Charlotte Diamond brings back memories

The day I learned to sing, I was in the car on a hot summer day listening to a Charlotte Diamond tape with my mother and sister. We often listened to Ten Carrot Diamond and other Diamond albums in the car, and until this day, we ‘sang’ along delighting in the noise without regard toRead More

The day I learned to sing, I was in the car on a hot summer day listening to a Charlotte Diamond tape with my mother and sister. We often listened to Ten Carrot Diamond and other Diamond albums in the car, and until this day, we ‘sang’ along delighting in the noise without regard to tune or tone.

I remember feeling the wind in my hair as we drove down St. John’s street in Port Moody with our windows rolled down, caterwauling away. Perhaps we had been driving for a while, for my mother turned to my sister and I and with a strained tone asked if we could please try to match our voices to the sounds we heard in the songs. I had never before thought to try to sing like that, and to my surprise, I found it was just as fun to sing nicely as to sing loudly

This and other childhood memories came back with full force today when I saw Charlotte Diamond step up on stage at Arts In The Park in Moody Park and launch into Lucky Streak, Inch By Inch and I Am A Pizza, among other favourites. It was my son’s first live concert (Wesley is two years old) and although he had a great time, I think I was probably the more excited. 

Charlotte Diamond on stage in Moody Park
Charlotte Diamond on stage in Moody Park

 

Stiltwalkers danced while the crowd waited for the performance to begin
Stiltwalkers danced while the crowd waited for the performance to begin

 

Kids flew kites and danced while adults bought hot dogs and baked in the sun
A good turnout of young families at the festival

My mother actually saved all our favourite old tapes, and although the sound is a bit wonky today, we do play them for Wesley from time to time on a combination CD/tape player we bought especially for the purpose. More frequently, he hears her voice via the many fan videos on YouTube. There’s a photo slideshow of all the ingredients in I Am A Pizza, and an ESL flashcard version of Slippery Fish that he finds oddly entertaining.

The most frequent jukebox for Wesley is, of course, me. Singing as sweetly as I know how, I take him through all the classics I remember from my own childhood. More and more often, Wesley ‘sings’ along, barking out the words without thought to tune.

Briana Tomkinson

Briana Tomkinson is a Montreal-based writer and original founder of Tenth to the Fraser. She really likes to write letters by hand.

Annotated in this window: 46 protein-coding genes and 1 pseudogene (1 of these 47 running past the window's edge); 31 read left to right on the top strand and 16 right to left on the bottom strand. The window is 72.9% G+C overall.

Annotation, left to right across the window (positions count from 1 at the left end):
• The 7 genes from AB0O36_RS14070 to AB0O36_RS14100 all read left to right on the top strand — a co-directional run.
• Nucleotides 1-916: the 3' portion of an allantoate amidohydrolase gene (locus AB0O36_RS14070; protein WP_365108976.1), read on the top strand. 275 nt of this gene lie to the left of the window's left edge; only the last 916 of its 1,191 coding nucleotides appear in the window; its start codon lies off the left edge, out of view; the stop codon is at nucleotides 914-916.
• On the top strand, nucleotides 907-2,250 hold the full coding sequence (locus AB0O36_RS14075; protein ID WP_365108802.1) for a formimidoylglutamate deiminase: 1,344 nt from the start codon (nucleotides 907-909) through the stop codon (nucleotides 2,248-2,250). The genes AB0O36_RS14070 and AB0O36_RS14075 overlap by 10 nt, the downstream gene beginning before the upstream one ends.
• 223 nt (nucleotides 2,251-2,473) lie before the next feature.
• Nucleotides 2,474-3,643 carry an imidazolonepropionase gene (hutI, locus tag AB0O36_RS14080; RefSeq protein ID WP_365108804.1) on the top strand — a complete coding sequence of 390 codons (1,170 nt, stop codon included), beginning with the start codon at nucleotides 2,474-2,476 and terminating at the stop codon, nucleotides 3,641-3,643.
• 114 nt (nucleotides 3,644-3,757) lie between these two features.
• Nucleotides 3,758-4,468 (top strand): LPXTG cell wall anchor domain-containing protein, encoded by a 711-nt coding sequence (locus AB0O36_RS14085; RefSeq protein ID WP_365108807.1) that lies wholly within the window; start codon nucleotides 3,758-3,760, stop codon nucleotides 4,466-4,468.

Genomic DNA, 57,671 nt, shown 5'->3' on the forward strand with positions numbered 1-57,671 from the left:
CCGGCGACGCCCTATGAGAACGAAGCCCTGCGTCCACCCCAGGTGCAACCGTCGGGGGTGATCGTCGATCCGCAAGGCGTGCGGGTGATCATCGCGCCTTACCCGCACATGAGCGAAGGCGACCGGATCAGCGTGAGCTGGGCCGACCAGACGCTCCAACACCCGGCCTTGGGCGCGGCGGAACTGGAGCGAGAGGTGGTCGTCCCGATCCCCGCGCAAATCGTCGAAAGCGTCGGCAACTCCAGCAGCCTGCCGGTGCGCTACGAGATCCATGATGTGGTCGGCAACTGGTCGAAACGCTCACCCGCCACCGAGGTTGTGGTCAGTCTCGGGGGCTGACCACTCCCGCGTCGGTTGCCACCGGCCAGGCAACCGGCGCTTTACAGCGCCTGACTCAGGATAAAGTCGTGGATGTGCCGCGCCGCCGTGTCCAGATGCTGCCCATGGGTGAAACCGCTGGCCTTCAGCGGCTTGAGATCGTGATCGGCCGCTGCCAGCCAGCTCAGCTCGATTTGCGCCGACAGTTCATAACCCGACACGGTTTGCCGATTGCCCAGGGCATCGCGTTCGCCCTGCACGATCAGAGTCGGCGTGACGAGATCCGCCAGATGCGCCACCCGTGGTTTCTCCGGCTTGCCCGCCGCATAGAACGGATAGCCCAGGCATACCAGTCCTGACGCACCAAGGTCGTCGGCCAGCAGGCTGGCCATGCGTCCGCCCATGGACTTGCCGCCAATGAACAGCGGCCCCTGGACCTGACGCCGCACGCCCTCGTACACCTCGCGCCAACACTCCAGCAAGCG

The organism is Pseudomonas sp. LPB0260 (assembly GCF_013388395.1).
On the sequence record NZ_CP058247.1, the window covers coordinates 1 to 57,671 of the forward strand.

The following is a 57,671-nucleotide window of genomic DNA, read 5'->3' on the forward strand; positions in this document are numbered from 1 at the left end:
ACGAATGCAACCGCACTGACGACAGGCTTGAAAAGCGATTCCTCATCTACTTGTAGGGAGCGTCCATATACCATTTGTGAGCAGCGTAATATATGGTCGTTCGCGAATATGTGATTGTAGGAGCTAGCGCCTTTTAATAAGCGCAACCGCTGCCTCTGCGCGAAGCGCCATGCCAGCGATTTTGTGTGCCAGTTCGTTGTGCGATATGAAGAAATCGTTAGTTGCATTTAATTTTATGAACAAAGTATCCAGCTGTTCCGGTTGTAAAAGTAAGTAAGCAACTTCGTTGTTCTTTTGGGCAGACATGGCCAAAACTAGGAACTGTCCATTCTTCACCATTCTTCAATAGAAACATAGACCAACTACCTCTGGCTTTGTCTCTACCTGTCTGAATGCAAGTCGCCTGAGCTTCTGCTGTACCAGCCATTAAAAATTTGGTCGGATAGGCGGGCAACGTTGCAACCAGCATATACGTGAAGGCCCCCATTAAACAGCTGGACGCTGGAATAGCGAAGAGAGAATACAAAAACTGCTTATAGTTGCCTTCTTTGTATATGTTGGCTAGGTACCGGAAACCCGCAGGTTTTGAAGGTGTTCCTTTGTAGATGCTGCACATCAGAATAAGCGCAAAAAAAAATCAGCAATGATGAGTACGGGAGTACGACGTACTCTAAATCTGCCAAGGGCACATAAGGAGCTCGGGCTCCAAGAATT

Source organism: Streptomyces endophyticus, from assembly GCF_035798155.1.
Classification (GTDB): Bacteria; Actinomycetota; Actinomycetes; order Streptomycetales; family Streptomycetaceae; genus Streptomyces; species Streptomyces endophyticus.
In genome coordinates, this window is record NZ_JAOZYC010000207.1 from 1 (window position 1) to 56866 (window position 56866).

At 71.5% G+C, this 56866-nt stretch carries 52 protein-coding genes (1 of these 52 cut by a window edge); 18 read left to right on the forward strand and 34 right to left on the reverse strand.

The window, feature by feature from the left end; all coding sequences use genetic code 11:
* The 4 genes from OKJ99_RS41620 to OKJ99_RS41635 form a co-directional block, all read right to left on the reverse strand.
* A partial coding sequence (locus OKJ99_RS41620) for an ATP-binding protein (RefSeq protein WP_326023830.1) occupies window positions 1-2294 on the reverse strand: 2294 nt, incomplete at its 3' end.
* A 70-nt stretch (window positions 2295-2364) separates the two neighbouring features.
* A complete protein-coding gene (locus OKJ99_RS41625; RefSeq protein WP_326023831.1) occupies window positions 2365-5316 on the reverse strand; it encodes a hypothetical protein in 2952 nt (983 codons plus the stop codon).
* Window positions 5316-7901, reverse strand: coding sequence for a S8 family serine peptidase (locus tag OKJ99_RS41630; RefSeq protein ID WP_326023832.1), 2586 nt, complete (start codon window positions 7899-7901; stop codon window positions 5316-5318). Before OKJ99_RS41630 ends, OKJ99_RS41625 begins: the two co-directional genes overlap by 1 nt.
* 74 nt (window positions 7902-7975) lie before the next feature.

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4 comments

  1. I am glad you and your son had a good time. My son’s first concert was also Charlotte Diamond. Today we actually saw Bobs and Lolo and the Kerplunks. I would recommend them as well as some really good BC children’s entertainers.

  2. We barely squeezed in the concert before naptime. Wesley actually fell asleep in the stroller on our walk back to the van.

    Wesley is now at the point when he can tell when I make up the lyrics, and he will correct me when he thinks I'm wrong. He even chides me when I make small changes like singing "my sweet Wesley" instead of "my fair lady" in London Bridge. He has also started imposing edits of his own. When I sing "Lavender's Blue" he makes me add "… and purple … and orange … and green … and black … and all the colours"

  3. One of the things I’ve noticed since Kale was born, was how much I sing now, how little I (or Kale) cares if I am out of tune, and how much I just make up words to be funny. Two years ago, you couldn’t have paid me to sing out loud in front of people. Now I love it. I was sad we missed this concert, but it was naptime at our house. LOL

  4. I don't know anything about the biography of Charlotte Diamond. Other than her fame as a Folk Singer and Entertainer, that's about it.I'm quite sure though that Charlotte did a brief stint as a substitute teacher in the early 70's. I was a high-school student at NWSS and our permanent French teacher was absent for a couple of days. Our "sub" was a very pretty, short haired brunette with a guitar.I just have flashes of memory, quick bursts of imagery. She had this space between her front teeth I remember so well, 'cause I watched her face as she sang, and she sang alot. She was a very accomplished chantreus and incorporated French music into the class. She had something back then, you could see and hear it!.One class she sang "Amour est bleu". Whenever I hear that song I remember those "hot days" in the early 70's, when I couldn't get to French class fast enough. She asked that we all choose French names. I chose Felix. "Je m'appelle Felix"

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